Following the end of the Milk & Kisses promotional run, they were released from their contract with Mercury Records. At the time, the band denied any rumors of a Cocteau Twins split-up. "We just left our label recently," explained Simon to Volume magazine, "and the NME rang up yesterday and said, 'We've heard that you left Mercury and that you've split up.' You know they want you to say 'Yes' because it will give them a story to write and then there would be some quotes from other people saying how influential we'd been. What a shame—then the obituaries appear. It's all a load of bollocks. We've left our label. Hardly a big story.
"We're obviously better off getting on with our own thing and releasing records when we please and not fitting into this big marketing machinery. People put two and two together and make five—because, well, they've been around for a long while, they can't possibly enjoy it, they must be doing it for the money. If I was, I wouldn't be in music. I don't say this in a glib way, but when we are inside those four walls, making music, it's the most exciting thing that anyone can do in their life. It really is—it makes all the other stuff tolerable." [Volume 17, 1997]
The Cocteaus had established their own independent record label, Bella Union, while continuing to work as a group and run September Sound as a commercial recording studio. However, while recording, in 1998, what was to have been their last album, the Cocteau Twins finally called it quits.
Simon offered this to Mojo Magazine in 1999: "It was difficult, because [Robin and Liz] had been together for a long time and split up in 1993, just after Four-Calendar Café came out, and a month after that we were on tour. It was hard work for everybody. They became pretty close friends for a while, but then they both started having other partners, which created tension. Perhaps we were all scared of not having the band anymore, but we were keen to find a way of making it work. We knew we had to get off Mercury. I'd been championing the idea of having our own label when we left 4AD. So we agreed on that, and that we'd make another record. We were all quite excited about that. Maybe because it was going to be the last one, we could really go out there, on a limb, and do something different. So we started recording and were very close to the end. We'd done 15 or 16 tracks and Liz had sung on about seven. I still don't know the reason she did it, but she called up one day and said she couldn't carry on. We were about two weeks away from finishing the vocals. That was it. It was a bit of a blow, because I thought we were going out on a strong note...bits of it were quite wonderful...with really different influences. But I really can't play it for people [and] I shouldn't tease about it. Another myth to perpetuate the legend of the Cocteau Twins (laughs)."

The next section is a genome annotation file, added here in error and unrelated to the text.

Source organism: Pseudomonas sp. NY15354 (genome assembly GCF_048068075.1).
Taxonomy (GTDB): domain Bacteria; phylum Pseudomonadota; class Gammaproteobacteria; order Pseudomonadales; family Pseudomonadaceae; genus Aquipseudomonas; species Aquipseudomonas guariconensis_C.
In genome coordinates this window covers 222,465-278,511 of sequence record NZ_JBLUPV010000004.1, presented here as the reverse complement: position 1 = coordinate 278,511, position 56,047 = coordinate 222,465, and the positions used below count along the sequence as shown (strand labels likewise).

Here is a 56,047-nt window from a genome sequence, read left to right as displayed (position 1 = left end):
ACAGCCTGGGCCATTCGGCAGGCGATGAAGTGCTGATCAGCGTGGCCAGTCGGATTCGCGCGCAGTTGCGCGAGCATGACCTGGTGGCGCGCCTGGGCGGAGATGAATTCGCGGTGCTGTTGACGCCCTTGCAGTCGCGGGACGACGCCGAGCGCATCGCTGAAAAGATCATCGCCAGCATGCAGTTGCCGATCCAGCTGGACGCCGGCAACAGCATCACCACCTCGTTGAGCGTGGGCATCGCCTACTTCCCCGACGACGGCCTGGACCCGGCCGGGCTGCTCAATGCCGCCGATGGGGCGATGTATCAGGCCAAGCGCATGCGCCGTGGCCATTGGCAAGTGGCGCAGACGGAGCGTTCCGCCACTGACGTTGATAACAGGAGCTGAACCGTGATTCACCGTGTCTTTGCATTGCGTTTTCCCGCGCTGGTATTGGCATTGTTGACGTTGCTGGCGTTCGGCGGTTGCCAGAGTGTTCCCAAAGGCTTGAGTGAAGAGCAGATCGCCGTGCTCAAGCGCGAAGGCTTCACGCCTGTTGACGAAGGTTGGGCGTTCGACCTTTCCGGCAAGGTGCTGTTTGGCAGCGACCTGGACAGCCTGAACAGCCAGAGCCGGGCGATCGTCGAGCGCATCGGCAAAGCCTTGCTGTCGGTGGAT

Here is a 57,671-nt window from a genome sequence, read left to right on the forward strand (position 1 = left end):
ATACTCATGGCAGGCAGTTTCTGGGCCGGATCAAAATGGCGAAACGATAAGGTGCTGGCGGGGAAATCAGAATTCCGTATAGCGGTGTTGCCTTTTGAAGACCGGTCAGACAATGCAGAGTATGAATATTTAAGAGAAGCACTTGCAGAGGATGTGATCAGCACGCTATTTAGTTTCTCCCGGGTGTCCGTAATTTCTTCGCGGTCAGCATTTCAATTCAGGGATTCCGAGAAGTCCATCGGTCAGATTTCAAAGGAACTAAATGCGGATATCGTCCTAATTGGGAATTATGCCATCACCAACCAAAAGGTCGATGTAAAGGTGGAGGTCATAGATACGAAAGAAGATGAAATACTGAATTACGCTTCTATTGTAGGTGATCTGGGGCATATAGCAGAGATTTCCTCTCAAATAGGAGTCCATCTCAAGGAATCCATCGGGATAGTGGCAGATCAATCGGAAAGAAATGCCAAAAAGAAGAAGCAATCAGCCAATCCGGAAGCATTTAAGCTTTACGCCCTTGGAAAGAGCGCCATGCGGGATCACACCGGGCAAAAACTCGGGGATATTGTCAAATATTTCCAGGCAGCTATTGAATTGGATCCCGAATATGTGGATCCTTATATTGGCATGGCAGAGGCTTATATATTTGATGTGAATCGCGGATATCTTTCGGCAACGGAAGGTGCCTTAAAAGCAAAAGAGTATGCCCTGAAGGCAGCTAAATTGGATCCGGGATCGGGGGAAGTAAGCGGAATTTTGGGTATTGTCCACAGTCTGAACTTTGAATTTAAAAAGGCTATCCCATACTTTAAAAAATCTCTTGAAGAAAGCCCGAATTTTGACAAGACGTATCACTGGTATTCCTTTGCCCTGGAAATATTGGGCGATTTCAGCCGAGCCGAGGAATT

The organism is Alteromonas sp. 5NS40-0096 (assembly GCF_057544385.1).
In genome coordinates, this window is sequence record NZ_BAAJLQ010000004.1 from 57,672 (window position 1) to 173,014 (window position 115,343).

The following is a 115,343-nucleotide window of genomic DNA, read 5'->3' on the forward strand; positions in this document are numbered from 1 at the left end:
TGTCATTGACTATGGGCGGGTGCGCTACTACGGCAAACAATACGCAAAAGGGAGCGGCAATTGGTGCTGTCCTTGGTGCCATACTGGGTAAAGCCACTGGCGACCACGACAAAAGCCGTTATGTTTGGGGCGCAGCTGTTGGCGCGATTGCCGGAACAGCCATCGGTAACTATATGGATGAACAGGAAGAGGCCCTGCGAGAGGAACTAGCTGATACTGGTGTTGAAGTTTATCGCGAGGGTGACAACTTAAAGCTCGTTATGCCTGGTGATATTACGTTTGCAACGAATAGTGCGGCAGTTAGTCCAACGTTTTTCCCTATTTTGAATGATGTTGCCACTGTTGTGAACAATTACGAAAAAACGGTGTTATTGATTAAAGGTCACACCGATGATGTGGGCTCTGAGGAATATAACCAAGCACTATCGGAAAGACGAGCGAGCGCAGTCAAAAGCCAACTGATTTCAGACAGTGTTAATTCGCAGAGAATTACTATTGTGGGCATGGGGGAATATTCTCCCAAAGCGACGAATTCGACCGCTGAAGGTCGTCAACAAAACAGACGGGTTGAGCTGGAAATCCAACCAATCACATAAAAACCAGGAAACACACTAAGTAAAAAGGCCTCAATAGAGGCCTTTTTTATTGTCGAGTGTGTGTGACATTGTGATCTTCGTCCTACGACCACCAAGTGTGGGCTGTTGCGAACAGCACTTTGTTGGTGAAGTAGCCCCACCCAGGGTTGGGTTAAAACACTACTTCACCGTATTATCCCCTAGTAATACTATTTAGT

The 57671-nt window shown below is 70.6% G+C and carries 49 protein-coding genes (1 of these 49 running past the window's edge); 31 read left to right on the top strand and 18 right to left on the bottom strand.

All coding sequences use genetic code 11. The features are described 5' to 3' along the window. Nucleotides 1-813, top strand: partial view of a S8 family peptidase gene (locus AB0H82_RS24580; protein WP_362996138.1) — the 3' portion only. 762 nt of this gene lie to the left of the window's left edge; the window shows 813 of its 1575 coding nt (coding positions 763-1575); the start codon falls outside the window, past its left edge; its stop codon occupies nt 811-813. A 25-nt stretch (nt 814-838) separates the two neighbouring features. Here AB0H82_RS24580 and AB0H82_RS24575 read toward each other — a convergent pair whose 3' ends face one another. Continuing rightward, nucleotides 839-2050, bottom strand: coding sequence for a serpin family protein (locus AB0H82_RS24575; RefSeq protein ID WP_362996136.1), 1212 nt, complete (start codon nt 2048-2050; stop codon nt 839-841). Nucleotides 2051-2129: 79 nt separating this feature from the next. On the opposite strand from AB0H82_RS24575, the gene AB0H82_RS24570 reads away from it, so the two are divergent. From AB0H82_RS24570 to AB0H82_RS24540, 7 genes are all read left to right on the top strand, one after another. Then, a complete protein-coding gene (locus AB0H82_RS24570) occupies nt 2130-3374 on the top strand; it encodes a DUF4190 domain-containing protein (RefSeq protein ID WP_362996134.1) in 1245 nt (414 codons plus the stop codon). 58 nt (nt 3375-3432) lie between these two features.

Alas, much to the shock and dismay of thousands of fans the world over, the Cocteau Twins were gone. Not, however, forgotten. The next few years would see—almost miraculously—two new retrospective releases, a series of album reissues and flourishing solo careers.